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Saturday, October 24, 2020

Heard narrator’s voice in my head: Avni Doshi on writing Booker nominated novel

According to Doshi, her narrator's voice guided her through nearly 300 pages to put together the book that was seven years in the making and is in the Booker Prize shortlist of six.

By: PTI | New Delhi | Updated: October 1, 2020 4:22:06 pm
Girl in White Cotton, Avni Doshi, book on relationships, indian express newsAvni Doshi's Girl in White Cotton has been shortlisted for the Booker. (Photo: Rohit Jain Paras)

At the centre of Avni Doshi’s debut novel Girl in White Cotton is a dysfunctional mother-daughter relationship, but it wasn’t a theme the author had in mind before she set out to write. According to her, her narrator’s voice guided her through nearly 300 pages to put together the book that was seven years in the making and is in the Booker Prize shortlist of six.

“I didn’t set out to write about a particular kind of relationship. Rather, I heard the voice of the narrator in my head and as I began to write the novel, the characters emerged, and their relationships to one another grew from there,” Doshi told PTI over email from Dubai, where she currently lives.

The book primarily revolves around the narrative of a woman (Antara) trying to take care of her mother, Tara, who is suffering from Alzheimer’s. Equal parts uncomfortable and relevant, even more so in current times, the US-born Doshi mirrors the worst fears, insecurities and uncertainties of a generation living through a pandemic. The book part of the shortlist that has previously featured Indian writers like Salman Rushdie, Arundhati Roy and V S Naipaul — came out in India last year as Girl in White Cotton and was released in the UK in July this year as Burnt Sugar.

“It feels wonderful, a dream come true, 2020 has been difficult for debut novels. I am grateful that the book is reaching so many readers,” the 38-year-old writer said, adding that one had to be “insane” to spend over half a decade on a single project.

The Booker Prize jury has described Doshi’s book as an “utterly compelling read that examines a complex and unusual mother-daughter relationship with honest, unflinching realism sometimes emotionally wrenching but also cathartic, written with poignancy and memorability.”

Through its central mother-daughter duo of Tara and Antara, it talks about the reality of being trapped in difficult situations when life throws curve-balls, but also the helplessness of being caught in a labyrinth created by one’s own choices, and how all of this gets a tad more challenging if you are a woman.

Having always been the one to follow her heart, Tara falls in line with the conventional life plan laid out by the world for a woman she gets married and has a child, but eventually gives in to her true self and runs away to an ashram with her daughter who is too young to make a choice for herself.

What follows is a heartbreaking and confusing life for both. The daughter despises her mother for her choices and struggles to battle her own anxieties for the rest of her life, even after she herself becomes mother to a baby girl.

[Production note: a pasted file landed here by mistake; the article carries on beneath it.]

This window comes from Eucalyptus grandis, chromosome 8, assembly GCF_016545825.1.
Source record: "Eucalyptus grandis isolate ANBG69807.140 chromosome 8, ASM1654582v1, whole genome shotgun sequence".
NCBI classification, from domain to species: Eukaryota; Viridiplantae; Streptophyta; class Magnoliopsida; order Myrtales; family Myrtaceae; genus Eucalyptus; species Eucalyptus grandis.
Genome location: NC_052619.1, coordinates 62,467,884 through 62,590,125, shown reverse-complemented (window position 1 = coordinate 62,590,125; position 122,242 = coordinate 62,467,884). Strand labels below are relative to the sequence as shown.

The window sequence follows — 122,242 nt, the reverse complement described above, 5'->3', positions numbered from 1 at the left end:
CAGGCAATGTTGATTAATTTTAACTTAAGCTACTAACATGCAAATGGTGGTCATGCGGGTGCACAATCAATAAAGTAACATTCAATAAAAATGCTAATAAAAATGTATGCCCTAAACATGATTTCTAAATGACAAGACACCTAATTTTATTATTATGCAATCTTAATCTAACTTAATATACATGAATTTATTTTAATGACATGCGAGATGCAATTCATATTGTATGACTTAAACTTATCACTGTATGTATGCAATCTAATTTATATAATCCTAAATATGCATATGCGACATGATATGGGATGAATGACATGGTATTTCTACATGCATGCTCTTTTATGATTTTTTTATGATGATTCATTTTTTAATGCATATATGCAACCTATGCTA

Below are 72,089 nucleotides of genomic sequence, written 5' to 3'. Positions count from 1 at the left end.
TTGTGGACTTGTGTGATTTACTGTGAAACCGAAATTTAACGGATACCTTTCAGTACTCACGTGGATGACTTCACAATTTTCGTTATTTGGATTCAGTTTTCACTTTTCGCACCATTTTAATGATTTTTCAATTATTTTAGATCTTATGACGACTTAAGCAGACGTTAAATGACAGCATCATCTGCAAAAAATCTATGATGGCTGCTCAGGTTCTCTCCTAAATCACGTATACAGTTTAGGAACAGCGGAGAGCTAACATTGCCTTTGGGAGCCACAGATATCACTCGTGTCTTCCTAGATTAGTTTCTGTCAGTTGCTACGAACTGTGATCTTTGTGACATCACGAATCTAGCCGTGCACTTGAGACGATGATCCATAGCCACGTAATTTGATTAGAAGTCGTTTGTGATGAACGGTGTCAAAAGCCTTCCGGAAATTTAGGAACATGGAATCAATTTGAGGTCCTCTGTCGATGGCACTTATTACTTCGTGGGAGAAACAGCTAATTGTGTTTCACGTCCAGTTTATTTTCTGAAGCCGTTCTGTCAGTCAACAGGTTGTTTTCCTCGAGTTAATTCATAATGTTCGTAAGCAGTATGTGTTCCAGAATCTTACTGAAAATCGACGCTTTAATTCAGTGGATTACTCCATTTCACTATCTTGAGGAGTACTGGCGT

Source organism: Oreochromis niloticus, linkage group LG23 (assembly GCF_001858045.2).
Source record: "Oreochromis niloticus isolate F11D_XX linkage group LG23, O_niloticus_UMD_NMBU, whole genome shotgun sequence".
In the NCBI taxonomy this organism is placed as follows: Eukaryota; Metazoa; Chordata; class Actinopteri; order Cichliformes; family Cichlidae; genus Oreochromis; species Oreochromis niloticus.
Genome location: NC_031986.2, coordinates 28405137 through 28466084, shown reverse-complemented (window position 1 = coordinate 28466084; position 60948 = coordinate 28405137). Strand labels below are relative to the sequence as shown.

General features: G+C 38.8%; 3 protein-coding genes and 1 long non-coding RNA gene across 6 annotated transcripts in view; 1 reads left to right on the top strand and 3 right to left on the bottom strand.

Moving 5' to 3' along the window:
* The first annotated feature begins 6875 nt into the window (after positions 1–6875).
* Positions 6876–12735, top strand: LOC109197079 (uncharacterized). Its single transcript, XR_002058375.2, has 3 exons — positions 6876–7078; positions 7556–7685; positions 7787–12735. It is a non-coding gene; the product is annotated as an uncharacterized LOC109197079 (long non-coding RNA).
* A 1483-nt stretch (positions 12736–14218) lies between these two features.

“Tara probably should have never gotten married and never become a mother. I imagine many women can relate to that kind of regret. Society pushes us in certain directions, and often years later we realise our lives are unrecognisable,” Doshi said.The suffocation of billions of people across the world as they remain cooped up in their homes due to the pandemic is likely to find resonance in both Tara and Antara’s claustrophobia, making the book a true reflection of immediate times.

“There is a certain claustrophobia I tried to capture in the novel, one that is experienced in the various domestic spaces, and I think that is something many people faced over the lockdown,” the author said. Doshi makes the book even more identifiable by investing large portions of her prose on the most innocuous objects of daily life, things that one, intentionally or unintentionally fixates on like a medicine bottle on a shelf, missing potatoes in a dish, or a damp patch on a wall.

“Often such situations reveal more about the individual than about the singular object in question,” she said. “To me, that is the reality of everyday life. Those are the things we notice when we inhabit various spaces. The novel is quite spare in terms of descriptions, so usually if I go into writing about a particular object, it is there for a reason, mostly to evoke a feeling or reveal something about the character,” Doshi said.

The other authors in the shortlist are Diane Cook for The New Wilderness, Tsitsi Dangarembga for This Mournable Body, Maaza Mengiste for The Shadow King, Douglas Stuart for Shuggie Bain and Brandon Taylor for Real Life. The Booker Prize for Fiction, which is open to writers of any nationality, writing in English and published in the UK or Ireland, will be announced on November 19 and carries a cash prize of GBP 50,000.

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